so paper recently opens over the key value database named junodb and I spent a few days going through it to understand its features and guarantees in the series of videos I'll be going through the database and talking about the key details and design decisions they took while building this in the process we'll understand how a production grade key value store is built this is the fifth video of the series and in this one I will be talking about how junodb ensures very high security which is a must for payments platform like PayPal without compromising on the performance so let's jump right into it so becoming a better engineer is the need of the art and to help you all reach I have something that you will find amusing eye conduct so nonsense approach the these courses are designed to help you become a better engineer and Ace your career the courses will definitely reorganite your love for engineering and Spark the much needed engineering curiosity some of my most popular courses are of system design and database internals because I operated the no fluff approach my courses are enrolled by folks across all levels from SD ones to tech leads to staff to EMS to VP engineering of some of the most prominent companies out there all the details about the courses like curriculum prerequisites testimonials epic use can be found on the course pages and I have linked them in the description down below so do check them out and I cannot wait to see you all become better engineers and as your engineering career now let's go back to the video let's start with performance junodb delivers a staggering performance at scale it does most of their operations in a single digit millisecond The Benchmark results that they put out on their repository are staggering P99 latency of 4 millisecond with one proxy and three storage servers at 100 000 connections 100 000 persistent connections and 45 000 requests per second insane it's pretty awesome it's pretty awesome and I'm not even there you know if you look in the previous one we saw how Adventure High availability by doing intra cluster application and cross cluster replication across data center application you see your rights and Route should be expensive because it's going on multiple instances and then you are reading from all of them and you are picking the one with the latest value right the rights are waiting for right quorum to establish now that seems quite an expensive thing but because of golang's concurrency go routines cheap go routines they are able to shoot those rights in parallel waiting for them so like basically waiting for the majority of them to complete this is what makes a plus the connections are persistent so this is what is giving them the raw performance of 4 millisecond P99 latency of 4 millisecond at 45 000 requests per second on a three storage servers pretty interesting right this is what like what you it like we see we think how complicated would this be how slow it would make a system to be it would chop down my throughput and all we see it still guarantees to put you just need to tweak your parameters so few things that they do they keep the connections persistent number one and because of which what happens is that you are saving on your three-way handshakes every time right making them making this thing Lightning Fast plus initiating them in parallel using threads right why to do it synchronously remember this when you are building your next system that achieving distributed Quorum is little bit higher on latency side but not humongous because it takes time for us to explain it but for computers to do it it's pretty fast okay that being said let's talk about security very few people like about security but this is very important for a company like PayPal you need to understand why your database needs to provide very high level of security so Juno DB PayPal's key database used by most of their core backend services not in the source of truth but the caching and partial persistence and all it Powers some of them uh it was most of them so it needs to ensure high security for data in transit and data at risk which means whenever is data moving from one component to another component from your client to your to your back end from your backend within your backend it needs to be TLS there needs to be TLS for the transport level which means any payload that you are sending needs to be encrypted so that there is no man in the middle attack no one is able to sniff the data and extract information out of it ensuring very high level of security Security Plus when the data is stored on the disk it needs to be encrypted and stored but encryption is costly it is costly but when it is important you would leave out performance in favor of your security because security takes the utmost precedence especially from a financial platform like PayPal so let's go a little bit deeper into this now payload whatever the payload is sent from the client it is encrypted ideally it is encrypted on the client side if client does not do encryption then the proxy the June of proxy does encryption on the client's behalf but ideally client should do encryption and send it so storage engine when it stores it also encrypts the data and stores it it does not just store Rocky value data on the disk it encrypts and stores so to power this entire suit of encryption across multiple layers unit encryption keys and certificates now how do you get it there has to be a system that is issuing the certificates whenever needed and helps you rotate them because if you're just having a static certificate and if that certificate gets leaked then your entire data is gone right so which is where periodic rotation of keys and certificates is really important so which this all of this is powered by a very common system called key management system let deeper into those details because very important security so the Juno client SDK that your client uses to talk to Juno backend they talk to a key management system we'll talk about key management system in a couple of minutes now whenever your client sends the data it it can be encrypted so using this encryption key issued by key management system the data is encrypted and sent to the Juno DB backend if it is not encrypted due to any reason in a Juno proxy encrypts it for you before it leads it over there but ideally there is a TLS from your client SDK to this no matter what and it needs to be there now we know that one Juno proxy talks to another General proxy over the network this another Journal proxy is across the data center so that is also TLS encrypted that there is also transport level security put over that why because you don't want when your data is moving from one data center to another data center or synchronously you don't want men in the middle attack happening you don't want someone to sniff the data because financial data right so this is where TLS is that now on the storage side when the data is stored this is where your data is stored in an encrypted fashion so your Juno client SDK your zero proxy and your storage server uses a key management system to do this right now few key details about key management system now key management system is takes care of issuing encryption keys to whoever whoever wants it it more importantly keeps track of historical Keys as well for example let's say my storage server has stored has encrypted the data with a particular encryption key and has stored it on the disk so for anyone to read the data even a genuine request they need that key for description for a decryption of the data and then key value is extracted and then sent back to the client now because let's say it was doing it and now the key is rotated which means the key is replaced by another key so now key K2 is used for encryption of data so now when someone is reading the data from the disk if it uses key K2 it would not be able to do decrypt because the data is encrypted by key K1 so how do you handle this this is where your key management system needs to keep track of all the historical keys that exist and you need to know when you are storing the data on the disk which key did you use not actual key but the reference of that key that which key ID if you used to encrypt the data you can use the same thing to decrypt it but what key management system does for you or what you would do is when you know that the key has been rotated whenever you read the data when you found out that it was included with an old key you re-encrypt the data with the new key and write it back all of this needs to be done by your system we take security for granted but it is really critical so that you just don't go and be in like decrypt and encrypt all the data on the data layer you do it lazily whenever a data is requested and you find out that it is encrypted with an old key you decrypt it with the old key and re-encrypt it with the new key ensuring that eventually all the data would be re-encrypted with the new key if the data is not accessed it's not re-encrypted with a new key because you anyway have the old keys in your key management system so that's not a problem right but now you see why this load is CPU intensive because encryption decryption is CPU intensive and now you know why junodb chose to use golang because this is CPU intensive workload because for every keyword needs to do encryption and decryption and whatnot when this happens if you are having a single threaded thing that no matter even if you have 10 or 15 servers or 10 or 15 cores you're still using just one of them so then this would become a bottleneck now you know why the user why they did not go for a single threaded implementation they went for a golang based multi-threaded or rather go routine based implementation over here because their workload is CPU heavy although they are storing key value data but their workload is CPU heavy because of the frequent encryption and decryption of the data that they need to do because they are using it to power a financial platform this the design choice that we talked about at the first video gets answered in the fifth video now you appreciate why picking the right tool the light Technologies the right language the right architecture for your system is so important why thinking of security is so important especially for a financial platform like this we take it for granted we pick any language that we want but understanding what we want the kind of operations that we would do make the best decision depending on that rather than just going for something fancy that hey rust is in fashion let me use rust or Java is sturdy let me use Java think before you make a particular call right and this is all about security and performance I hope you found it this was five part videos it is not sure if I'm going to upload a sixth one or not but up until now this was the five part video series on Juno TV a recently open sourced key value database by PayPal you understand some really nuances of building a distributed data store Key components involved in it why they took a certain decision in a certain way it's really really fascinating out there superb yeah I hope you found it interesting hope you found it amazing that's it for this one I'll see in the next one thanks [Music]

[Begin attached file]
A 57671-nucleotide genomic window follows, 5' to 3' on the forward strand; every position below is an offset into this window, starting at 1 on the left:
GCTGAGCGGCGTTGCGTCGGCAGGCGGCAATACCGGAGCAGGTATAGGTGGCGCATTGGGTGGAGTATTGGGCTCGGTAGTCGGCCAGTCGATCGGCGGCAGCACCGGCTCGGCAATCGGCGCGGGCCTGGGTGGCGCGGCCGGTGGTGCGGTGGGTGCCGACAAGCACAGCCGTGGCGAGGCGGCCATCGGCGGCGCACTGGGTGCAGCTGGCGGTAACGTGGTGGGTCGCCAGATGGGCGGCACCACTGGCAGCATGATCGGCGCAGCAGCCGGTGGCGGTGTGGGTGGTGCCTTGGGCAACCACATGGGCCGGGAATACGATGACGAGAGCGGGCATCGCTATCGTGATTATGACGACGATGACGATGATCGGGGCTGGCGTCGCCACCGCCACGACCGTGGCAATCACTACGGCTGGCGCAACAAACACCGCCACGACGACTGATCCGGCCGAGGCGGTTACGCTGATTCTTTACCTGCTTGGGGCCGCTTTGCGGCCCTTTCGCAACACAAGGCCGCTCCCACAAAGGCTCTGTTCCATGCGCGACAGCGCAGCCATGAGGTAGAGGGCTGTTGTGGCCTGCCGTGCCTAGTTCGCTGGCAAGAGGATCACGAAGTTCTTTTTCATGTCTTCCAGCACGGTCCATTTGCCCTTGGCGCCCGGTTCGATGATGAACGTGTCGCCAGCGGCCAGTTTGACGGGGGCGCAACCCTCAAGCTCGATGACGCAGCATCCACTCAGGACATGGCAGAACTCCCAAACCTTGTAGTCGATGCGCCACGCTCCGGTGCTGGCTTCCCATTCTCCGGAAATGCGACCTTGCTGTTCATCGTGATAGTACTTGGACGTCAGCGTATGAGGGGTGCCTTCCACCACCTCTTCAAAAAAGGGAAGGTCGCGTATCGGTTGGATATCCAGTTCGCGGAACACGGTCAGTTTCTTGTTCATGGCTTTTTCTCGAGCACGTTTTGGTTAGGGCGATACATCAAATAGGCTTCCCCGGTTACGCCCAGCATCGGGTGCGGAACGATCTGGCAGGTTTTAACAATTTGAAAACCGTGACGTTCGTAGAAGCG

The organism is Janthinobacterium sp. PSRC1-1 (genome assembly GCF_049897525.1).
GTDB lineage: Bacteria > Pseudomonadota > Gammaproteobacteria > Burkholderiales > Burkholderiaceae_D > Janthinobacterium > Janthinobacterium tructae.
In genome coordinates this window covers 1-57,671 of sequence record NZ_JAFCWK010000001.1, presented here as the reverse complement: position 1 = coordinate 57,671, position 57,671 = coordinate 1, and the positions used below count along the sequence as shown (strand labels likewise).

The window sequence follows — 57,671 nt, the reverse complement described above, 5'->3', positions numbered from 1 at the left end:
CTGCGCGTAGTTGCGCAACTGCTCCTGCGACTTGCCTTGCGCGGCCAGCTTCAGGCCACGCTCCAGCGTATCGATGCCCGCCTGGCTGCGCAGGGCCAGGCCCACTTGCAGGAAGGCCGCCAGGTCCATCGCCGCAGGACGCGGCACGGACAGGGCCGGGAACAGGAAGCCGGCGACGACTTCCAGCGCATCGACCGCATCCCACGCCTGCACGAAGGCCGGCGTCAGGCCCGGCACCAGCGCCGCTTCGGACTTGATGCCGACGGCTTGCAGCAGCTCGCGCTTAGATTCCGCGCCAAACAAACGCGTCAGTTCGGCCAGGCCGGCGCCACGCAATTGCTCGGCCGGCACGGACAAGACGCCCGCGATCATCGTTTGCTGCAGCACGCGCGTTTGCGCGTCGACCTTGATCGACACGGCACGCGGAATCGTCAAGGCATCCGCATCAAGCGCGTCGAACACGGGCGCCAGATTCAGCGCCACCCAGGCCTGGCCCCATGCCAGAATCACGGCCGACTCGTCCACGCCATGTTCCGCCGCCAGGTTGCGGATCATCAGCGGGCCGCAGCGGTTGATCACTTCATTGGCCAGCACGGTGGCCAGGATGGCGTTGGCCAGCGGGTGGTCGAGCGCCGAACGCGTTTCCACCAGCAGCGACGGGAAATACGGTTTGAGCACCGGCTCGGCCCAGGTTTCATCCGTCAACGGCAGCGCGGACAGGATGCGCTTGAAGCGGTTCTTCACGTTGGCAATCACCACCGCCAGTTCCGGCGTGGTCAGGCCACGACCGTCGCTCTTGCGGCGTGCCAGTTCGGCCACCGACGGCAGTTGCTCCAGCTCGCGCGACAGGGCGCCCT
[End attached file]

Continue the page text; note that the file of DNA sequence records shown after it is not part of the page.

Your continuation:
Here's the video ⤵

Courses I teach

Alongside my daily work, I also teach some highly practical courses, with a no-fluff no-nonsense approach, that are designed to spark engineering curiosity and help you ace your career.

System Design Masterclass

A no-fluff masterclass that helps SDE-2, SDE-3, and above form the right intuition to design and implement highly scalable, fault-tolerant, extensible, and available systems.

Details →

System Design for Beginners

An in-depth and self-paced course for absolute beginners to become great at designing and implementing scalable, available, and extensible systems.

Details →

Redis Internals

A self-paced and hands-on course covering Redis internals - data structures, algorithms, and some core features by re-implementing them in Go.

Details →

Writings and Learnings

Knowledge Base



Arpit's Newsletter read by 100,000 engineers

Weekly essays on real-world system design, distributed systems, or a deep dive into some super-clever algorithm.